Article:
Crystal Cove is a natural wonder, bosting pristine beaches, untouched cliffs, canyons, and tide pools. But the breathtaking three-mile stretch of coastline that is now part of the California State Park system would look much more developed were it not for the heroic efforts of Laura Davick, founder and vice president of the recently renamed Crystal Cove Conservancy (former the Crystal Cove Alliance).
When Davick spoke to about 40 members of the Corona del Mar Chamber of Commerce and their guests at a luncheon at Bayside Restaurant last week, she said that preserving the area was her life’s work. She lived there from age two through 40. She founded the Alliance to Save Crystal Cove in 1999.
Crystal Cove is not only a state park, it is also on the National Register of Historic Places. The Conservancy and its subsidiaries, Crystal Cove Beach Cottages and Crystal Cove Management Company, are unique because they are self-sustaining. They manage their own overnight bookings for the 24 cottages currently available, as well as the onsite restaurants, Ruby’s Shake Shack and The Beachcomber.
While Crystal Cove is a beautiful open space, it also generates revenue for itself.
“Every time you stay there, every glass of wine you have there, every nice meal you have at The Beachcomber, a percentage comes back and stays in the park,” said Davick.
Some projects though, require extra funding. One in particular requires approximately $35 million: the restoration of the remaining 17 historic cottages. Nestled on the North Beach, Davick says everyone asks her when they’re going to be finished.
“The answer is very simple: as soon as we raise the money,” Davick said. “It’s a big project for us.”
The Conservancy worked for four years with the California Coastal Commission to get a coastal development permit for the restoration, which they received in March of this year.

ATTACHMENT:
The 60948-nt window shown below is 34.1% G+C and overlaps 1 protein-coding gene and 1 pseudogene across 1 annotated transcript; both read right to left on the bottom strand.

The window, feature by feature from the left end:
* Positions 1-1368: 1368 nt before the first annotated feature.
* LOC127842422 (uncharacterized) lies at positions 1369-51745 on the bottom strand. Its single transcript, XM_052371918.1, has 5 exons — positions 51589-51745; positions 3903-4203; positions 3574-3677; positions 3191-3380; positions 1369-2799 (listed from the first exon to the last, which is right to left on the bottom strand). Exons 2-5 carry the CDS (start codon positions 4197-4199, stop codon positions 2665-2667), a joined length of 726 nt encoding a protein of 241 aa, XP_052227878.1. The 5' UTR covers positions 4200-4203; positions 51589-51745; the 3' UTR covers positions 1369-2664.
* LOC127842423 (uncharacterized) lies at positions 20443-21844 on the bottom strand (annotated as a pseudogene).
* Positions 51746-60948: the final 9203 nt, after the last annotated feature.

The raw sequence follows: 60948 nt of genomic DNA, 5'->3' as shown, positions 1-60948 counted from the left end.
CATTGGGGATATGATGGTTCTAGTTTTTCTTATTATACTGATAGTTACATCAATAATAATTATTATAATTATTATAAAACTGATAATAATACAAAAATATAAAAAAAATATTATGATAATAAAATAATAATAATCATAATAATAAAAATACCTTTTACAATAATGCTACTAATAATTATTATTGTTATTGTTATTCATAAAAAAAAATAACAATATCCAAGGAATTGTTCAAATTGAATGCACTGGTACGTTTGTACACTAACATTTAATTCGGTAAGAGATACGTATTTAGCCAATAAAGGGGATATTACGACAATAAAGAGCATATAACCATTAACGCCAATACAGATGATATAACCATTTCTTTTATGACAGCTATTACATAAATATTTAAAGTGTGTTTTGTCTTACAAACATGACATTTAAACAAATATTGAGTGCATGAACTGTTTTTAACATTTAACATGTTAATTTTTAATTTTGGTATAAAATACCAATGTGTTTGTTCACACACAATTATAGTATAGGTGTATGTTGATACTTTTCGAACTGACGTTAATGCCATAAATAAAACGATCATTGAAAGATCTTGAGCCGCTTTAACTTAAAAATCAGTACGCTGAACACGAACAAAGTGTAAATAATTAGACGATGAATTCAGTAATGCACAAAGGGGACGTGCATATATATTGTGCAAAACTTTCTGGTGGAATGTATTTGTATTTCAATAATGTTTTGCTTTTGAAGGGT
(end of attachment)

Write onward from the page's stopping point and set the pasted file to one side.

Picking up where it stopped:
The 17 cottages need a lot of work. The bluffs around them need to be stabilized, new retaining walls are needed, as well as underground sewers, updated utilities and other necessary work. Even a new 650-foot boardwalk is required for people to get to the cottages.
So far, the group has received $5 million from the California Coastal Commission and $3 million from an anonymous donor. Davick said that they need $9 million more before they can even begin work. She said that infrastructure work would be first, and then cottage restoration. “It really is pretty daunting.”
The cottages are some of the most popular destinations in California, and according to Davick, the most affordable lodging available on the entire California coast.
“Our cottages are booked every night,” she said of the 24 vintage abodes available for nightly rental. The smallest, with shared rooms, start at $36 per night.
“Crystal Cove should be affordable to everyone,” Davick said. If you can get a reservation, that is. The cottages have a 98.8 percent occupancy rate.
She’s hopeful that the new online reservation system, Reserve California, will be more user-friendly for those trying to spend a night there. The new site goes live on August 1 at 8 a.m., when reservations for the next seven months will be available for booking.
While cottage work and fundraising will never stop, Davick said education and sharing Crystal Cove with students is a priority for The Conservancy.
“Crystal Cove is the most amazing classroom a child could ever see,” she said, emphasizing that education at Crystal Cove is what could shape the next generation of environmentalists.
Last year, the park was visited by over 3,000 students from 33 schools, an increase of 57 percent over the previous year.
Crystal Cove Conservancy membership starts at $50. They hold an annual Soiree gala fundraiser in the fall. For more information visit CrystalCove.org.